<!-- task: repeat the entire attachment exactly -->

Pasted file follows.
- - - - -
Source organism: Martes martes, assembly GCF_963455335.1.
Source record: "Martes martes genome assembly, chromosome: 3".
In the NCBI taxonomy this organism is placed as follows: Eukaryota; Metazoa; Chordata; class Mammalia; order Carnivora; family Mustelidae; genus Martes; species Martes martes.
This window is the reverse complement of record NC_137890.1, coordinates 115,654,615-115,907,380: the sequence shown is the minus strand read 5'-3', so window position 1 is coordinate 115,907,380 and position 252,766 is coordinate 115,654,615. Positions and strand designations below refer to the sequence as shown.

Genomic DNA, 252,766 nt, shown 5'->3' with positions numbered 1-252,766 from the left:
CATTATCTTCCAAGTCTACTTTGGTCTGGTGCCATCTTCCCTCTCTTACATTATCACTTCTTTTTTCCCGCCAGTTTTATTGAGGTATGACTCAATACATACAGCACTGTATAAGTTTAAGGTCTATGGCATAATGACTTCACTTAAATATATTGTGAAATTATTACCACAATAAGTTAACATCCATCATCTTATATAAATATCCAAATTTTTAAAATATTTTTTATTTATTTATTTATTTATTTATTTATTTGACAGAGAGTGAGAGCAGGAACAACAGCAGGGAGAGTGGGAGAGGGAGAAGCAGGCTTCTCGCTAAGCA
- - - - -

Source organism: Martes martes, assembly GCF_963455335.1.
Source record: "Martes martes genome assembly, chromosome: 3".
In the NCBI taxonomy this organism is placed as follows: Eukaryota; Metazoa; Chordata; class Mammalia; order Carnivora; family Mustelidae; genus Martes; species Martes martes.
This window is the reverse complement of record NC_137890.1, coordinates 115,654,615-115,907,380: the sequence shown is the minus strand read 5'-3', so window position 1 is coordinate 115,907,380 and position 252,766 is coordinate 115,654,615. Positions and strand designations below refer to the sequence as shown.

Genomic DNA, 252,766 nt, shown 5'->3' with positions numbered 1-252,766 from the left:
CATTATCTTCCAAGTCTACTTTGGTCTGGTGCCATCTTCCCTCTCTTACATTATCACTTCTTTTTTCCCGCCAGTTTTATTGAGGTATGACTCAATACATACAGCACTGTATAAGTTTAAGGTCTATGGCATAATGACTTCACTTAAATATATTGTGAAATTATTACCACAATAAGTTAACATCCATCATCTTATATAAATATCCAAATTTTTAAAATATTTTTTATTTATTTATTTATTTATTTATTTATTTGACAGAGAGTGAGAGCAGGAACAACAGCAGGGAGAGTGGGAGAGGGAGAAGCAGGCTTCTCGCTAAGCA